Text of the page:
10. Reclaim counters by sprinkling with baking soda, then scrubbing with a damp cloth or sponge. If you have stains, dust surfaces with baking soda, then scrub with a moist sponge or cloth. Knead the baking soda and water into a paste and let set for a while before you remove. This method also works well for stainless steel sinks, cutting boards, containers, refrigerators, oven tops and more. If you have tougher grime, sprinkle on some kosher salt, and work up some elbow grease.

11. Got stains, mildew or grease streaks? Spray or douse with lemon juice or vinegar. Let sit a few minutes, then scrub with a stiff brush.

12. Grout cleaner: Kill mildew and whiten grout without chlorine. Baking soda with white vinegar or hydrogen peroxide is the perfect combo for this job. Combine ingredients to make a paste. Let stand for 30 minutes or more, then scrub.

13. For a clogged drain, use a plumber’s snake or an untwisted coat hanger to pull out as much gunk as possible. Pour ½ cup baking or washing soda down the drain; gradually add ½ cup white vinegar. Let fizz and dissolve. Carefully pour in boiling water from a kettle (and stand clear). Wait half and hour. Repeat as necessary. Before calling a plumber (if all is not yet clear), let things cool off and snake again.

14. To clean cloths and sponges: Renew sponges and dish cloths by placing them in just enough water to cover them. Then add ¼ cup white distilled vinegar. Let them soak overnight. Or you can soak a sponge overnight in a strong white distilled vinegar and water solution to remove dirt and slime. Rinse several times with cold water and let air dry. Get stained white socks and dingy dishcloths white again by adding one cup of white distilled vinegar to a large pot of water, bring it to a rolling boil and drop in the articles. Let soak overnight. Bicarbonate of soda is also good to freshen sponges – soak stale-smelling sponges in a strong baking soda solution to get rid of the mess (4 tablespoons of baking soda dissolved in 1L of warm water). Freshen linens and clothing by adding ½ cup of baking soda to the rinse cycle for fresher sheets and towels.

Lemons

Thanks to their citric acid and natural antibacterial and bleaching properties, lemons have a lot of uses around the house, from cleaning up tough messes in the kitchen to improving personal appearance.. Lemons also smell great and aren’t likely to cause damage to materials around what you are cleaning such as fabric or wood. When cleaning with lemons always rinse with warm soapy water and dry with a clean cloth afterwards. One of the very few things you can’t clean with lemon juice is anything that is brass plated as the juice will damage the item. Aside from that, here are a few reasons why cleaning with lemons is a good idea. Lemon juice can be used instead of bleach, as a degreaser. Lemon juice is excellent at cutting odours and can remove stubborn stains on stubborn places. Lemon juice makes cleaning with vinegar tolerable – if the smell of vinegar gets to you, adding a bit of lemon juice to your vinegar-based all-purpose cleaner helps mask that aroma. A 1:1 mixture of lemon juice and water makes a good all-purpose cleaner, too. Just make sure to do a spot check before spraying on walls or wood. Lemon juice is also a pretty good glass cleaner on its own.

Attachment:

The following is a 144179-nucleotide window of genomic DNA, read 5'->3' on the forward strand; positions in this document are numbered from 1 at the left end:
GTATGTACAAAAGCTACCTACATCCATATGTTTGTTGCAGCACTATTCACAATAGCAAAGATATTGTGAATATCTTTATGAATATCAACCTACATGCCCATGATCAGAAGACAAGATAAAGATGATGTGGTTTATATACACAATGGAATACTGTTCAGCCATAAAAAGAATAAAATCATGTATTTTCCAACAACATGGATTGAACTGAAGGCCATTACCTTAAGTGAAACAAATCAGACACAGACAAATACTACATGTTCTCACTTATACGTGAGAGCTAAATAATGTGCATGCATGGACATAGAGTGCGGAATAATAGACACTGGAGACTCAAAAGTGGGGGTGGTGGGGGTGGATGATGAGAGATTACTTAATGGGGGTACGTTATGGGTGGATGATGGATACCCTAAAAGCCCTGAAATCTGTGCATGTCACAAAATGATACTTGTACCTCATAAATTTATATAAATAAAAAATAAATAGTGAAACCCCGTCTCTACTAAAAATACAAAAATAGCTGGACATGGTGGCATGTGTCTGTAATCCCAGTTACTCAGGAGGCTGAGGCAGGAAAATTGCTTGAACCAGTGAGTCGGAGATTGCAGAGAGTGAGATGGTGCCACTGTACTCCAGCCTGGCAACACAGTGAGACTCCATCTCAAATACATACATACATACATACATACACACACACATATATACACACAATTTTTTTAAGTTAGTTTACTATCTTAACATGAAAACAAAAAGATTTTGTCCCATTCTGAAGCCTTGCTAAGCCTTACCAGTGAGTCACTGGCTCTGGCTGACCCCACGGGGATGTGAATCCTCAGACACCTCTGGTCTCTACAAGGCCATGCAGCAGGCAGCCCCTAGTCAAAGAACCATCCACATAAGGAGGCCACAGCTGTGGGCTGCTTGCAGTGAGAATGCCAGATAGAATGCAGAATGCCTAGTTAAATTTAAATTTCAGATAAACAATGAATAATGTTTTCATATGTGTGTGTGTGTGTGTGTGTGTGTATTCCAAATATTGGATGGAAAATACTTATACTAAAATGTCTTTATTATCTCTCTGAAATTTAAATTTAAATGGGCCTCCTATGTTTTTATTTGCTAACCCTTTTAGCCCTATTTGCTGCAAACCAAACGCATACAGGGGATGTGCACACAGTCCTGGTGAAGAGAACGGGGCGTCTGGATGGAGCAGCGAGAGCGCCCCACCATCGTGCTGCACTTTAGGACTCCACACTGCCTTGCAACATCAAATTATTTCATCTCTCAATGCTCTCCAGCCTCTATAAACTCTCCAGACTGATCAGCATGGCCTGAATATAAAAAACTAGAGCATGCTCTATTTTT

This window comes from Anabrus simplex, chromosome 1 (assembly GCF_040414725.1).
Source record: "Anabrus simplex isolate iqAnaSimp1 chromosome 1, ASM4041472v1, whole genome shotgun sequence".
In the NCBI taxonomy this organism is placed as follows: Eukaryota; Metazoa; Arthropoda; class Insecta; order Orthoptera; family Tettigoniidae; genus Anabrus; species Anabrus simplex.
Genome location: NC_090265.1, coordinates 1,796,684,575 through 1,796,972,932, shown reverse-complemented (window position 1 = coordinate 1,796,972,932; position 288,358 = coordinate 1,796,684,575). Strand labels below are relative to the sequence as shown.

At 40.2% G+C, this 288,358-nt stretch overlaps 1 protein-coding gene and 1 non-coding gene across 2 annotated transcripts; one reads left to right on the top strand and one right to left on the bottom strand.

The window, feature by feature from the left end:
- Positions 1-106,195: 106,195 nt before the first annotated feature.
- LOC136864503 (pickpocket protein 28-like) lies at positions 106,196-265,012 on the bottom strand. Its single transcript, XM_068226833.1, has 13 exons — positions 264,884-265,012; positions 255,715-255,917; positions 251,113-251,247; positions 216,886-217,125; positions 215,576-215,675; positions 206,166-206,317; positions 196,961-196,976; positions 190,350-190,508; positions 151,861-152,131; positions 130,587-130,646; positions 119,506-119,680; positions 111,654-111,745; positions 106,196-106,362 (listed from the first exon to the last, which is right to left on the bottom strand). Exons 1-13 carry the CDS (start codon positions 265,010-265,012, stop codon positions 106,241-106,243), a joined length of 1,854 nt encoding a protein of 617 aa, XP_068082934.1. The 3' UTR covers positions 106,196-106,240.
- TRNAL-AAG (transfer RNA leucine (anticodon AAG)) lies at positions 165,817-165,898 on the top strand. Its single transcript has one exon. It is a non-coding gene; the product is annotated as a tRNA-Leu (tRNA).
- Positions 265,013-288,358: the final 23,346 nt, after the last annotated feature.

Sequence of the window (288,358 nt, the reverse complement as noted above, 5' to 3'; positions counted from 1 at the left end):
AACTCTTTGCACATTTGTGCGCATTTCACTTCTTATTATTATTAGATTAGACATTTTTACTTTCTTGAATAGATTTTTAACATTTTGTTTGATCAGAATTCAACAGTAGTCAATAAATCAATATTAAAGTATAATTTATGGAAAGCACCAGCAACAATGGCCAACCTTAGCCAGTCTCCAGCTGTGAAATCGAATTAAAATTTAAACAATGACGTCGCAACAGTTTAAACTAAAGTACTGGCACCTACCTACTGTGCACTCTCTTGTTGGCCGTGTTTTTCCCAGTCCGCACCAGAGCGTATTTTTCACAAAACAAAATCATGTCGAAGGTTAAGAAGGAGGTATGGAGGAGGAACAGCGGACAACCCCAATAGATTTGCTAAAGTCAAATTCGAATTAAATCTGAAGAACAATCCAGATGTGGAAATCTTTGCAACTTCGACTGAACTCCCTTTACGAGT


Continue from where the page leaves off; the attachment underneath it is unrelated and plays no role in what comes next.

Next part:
Vinegar

White distilled vinegar is a popular household cleanser, effective for killing most mould, bacteria and germs, due to its level of acidity. Cleaning with white distilled vinegar is a smart way to avoid using harsh chemicals. The word vinegar comes from a French translation for ‘sour wine’. Besides being effective, vinegar is cheap, highly versatile and easily available. It is non-toxic and lasts for a very long time without losing strength. It does not pollute land, air or water or combust. It’s much safer to have under your sink than bleach, ammonia or other toxic cleaning products. It can be used neat or in diluted forms and can be used in the kitchen for all white goods items, on counter tops, glassware or windows, cleaning of metals, carpets and flooring, pest control, freshening of bedding, bathrooms and can even clean baby bottles and fruit and vegetables. However, it is worth mentioning here that you should never use white distilled vinegar on marble. The acid can damage the surface.

              To shine chrome sink fixtures that have a lime build-up, use a paste made of two tablespoons salt and one teaspoon white distilled vinegar.

Make your own scouring cleanser by combining ¼ cup baking soda with 1 tablespoon liquid detergent. Add just enough white distilled vinegar to give it a thick but creamy texture.

              Clean counter tops and make them smell sweet again with a cloth soaked in undiluted white distilled vinegar. Rinse away soapy film on countertops with a solution of white distilled vinegar and water.

Bicarb

Sodium bicarbonate is a white solid that is crystalline but often appears as a fine power. It has a slightly salty, alkaline taste resembling that of washing soda or sodium carbonate. This natural mineral is found dissolved in many mineral springs. Since it has long been known and is widely used, the salt has many related names such as baking soda, bread soda, cooking soda and bicarbonate of soda. In colloquial usage, its name is shortened to sodium bicarb, bicarb soda, or simply bicarb. Many laboratories keep a bottle of sodium bicarbonate powder within easy reach, because it is amphoteric, reacting with acids by neutralising things. Furthermore, as it is relatively innocuous in most situations, there is no harm in using excess sodium bicarbonate. Also, sodium bicarbonate powder may be used to smother a small fire, as heating of sodium bicarbonate releases carbon dioxide.

              Bicarb is clearly very useful in many ways, such as for making efficient scrubs, due to its great degreasing properties, aiding in cleaning dishes or the oven and is even good as a deodoriser.

1. Make a surface soft scrub: For safe, effective cleaning of bathroom tubs, tile and sinks – even fibreglass and glossy tiles – sprinkle baking soda lightly on a clean damp sponge and scrub as usual. Rinse thoroughly and wipe dry. For extra cleaning power, make a paste with baking soda, course salt and liquid dish soap – let it sit then scour off.

2. Clean the oven: Sprinkle baking soda onto the bottom of the oven. Spray with water to dampen the baking soda. Let sit overnight. In the morning, scrub, scoop the baking soda and grime out with a sponge, or vacuum and rinse.

With all this said and done, let’s remember that in choosing to be conscious in your cleaning methods, you are not only taking care of your family members, including the pets, but also the environment.